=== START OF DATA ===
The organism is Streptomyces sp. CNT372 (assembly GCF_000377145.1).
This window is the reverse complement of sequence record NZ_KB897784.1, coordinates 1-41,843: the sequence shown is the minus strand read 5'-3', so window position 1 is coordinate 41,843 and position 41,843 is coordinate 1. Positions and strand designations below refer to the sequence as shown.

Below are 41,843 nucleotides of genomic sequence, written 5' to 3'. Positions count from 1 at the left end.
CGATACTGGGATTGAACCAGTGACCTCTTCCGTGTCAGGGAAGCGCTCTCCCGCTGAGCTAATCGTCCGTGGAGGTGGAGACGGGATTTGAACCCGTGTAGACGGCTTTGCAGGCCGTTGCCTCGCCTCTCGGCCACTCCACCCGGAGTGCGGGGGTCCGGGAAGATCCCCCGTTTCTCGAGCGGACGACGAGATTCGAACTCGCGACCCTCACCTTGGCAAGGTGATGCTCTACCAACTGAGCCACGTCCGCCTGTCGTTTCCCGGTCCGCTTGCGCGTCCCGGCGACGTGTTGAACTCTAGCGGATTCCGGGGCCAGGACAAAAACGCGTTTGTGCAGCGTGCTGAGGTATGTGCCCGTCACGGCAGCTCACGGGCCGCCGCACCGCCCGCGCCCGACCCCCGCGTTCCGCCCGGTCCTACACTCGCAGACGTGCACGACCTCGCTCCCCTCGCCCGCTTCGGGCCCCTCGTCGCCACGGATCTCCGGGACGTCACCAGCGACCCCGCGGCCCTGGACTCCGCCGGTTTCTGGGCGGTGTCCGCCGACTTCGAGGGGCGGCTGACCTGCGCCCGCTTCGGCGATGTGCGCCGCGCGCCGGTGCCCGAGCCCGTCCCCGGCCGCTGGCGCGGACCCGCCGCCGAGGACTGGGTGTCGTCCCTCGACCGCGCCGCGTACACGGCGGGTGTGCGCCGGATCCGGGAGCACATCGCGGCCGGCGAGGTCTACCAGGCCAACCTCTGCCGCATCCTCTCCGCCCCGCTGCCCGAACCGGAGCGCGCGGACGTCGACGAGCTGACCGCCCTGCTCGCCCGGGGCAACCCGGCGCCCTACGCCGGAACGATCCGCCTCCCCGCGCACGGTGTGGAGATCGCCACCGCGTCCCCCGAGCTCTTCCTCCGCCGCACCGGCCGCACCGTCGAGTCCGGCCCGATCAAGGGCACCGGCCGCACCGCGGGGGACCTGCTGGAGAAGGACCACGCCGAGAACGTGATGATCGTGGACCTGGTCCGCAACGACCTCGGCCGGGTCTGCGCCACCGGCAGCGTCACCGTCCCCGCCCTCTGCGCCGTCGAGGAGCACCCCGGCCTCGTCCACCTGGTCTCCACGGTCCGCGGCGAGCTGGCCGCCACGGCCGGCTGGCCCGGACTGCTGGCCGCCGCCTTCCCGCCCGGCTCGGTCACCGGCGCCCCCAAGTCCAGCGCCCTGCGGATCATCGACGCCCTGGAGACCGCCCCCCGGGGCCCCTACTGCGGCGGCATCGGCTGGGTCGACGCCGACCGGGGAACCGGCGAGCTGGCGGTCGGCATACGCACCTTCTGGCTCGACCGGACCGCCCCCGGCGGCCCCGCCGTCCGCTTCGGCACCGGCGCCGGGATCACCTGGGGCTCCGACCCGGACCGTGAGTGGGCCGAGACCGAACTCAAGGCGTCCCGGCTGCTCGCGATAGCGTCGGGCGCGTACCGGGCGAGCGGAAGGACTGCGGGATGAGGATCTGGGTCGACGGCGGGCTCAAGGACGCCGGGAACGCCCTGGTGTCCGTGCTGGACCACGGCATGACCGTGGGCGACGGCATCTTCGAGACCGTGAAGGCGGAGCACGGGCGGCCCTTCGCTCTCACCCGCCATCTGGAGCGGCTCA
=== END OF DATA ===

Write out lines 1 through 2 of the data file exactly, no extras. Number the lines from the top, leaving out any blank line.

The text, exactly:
The organism is Streptomyces sp. CNT372 (assembly GCF_000377145.1).
This window is the reverse complement of sequence record NZ_KB897784.1, coordinates 1-41,843: the sequence shown is the minus strand read 5'-3', so window position 1 is coordinate 41,843 and position 41,843 is coordinate 1. Positions and strand designations below refer to the sequence as shown.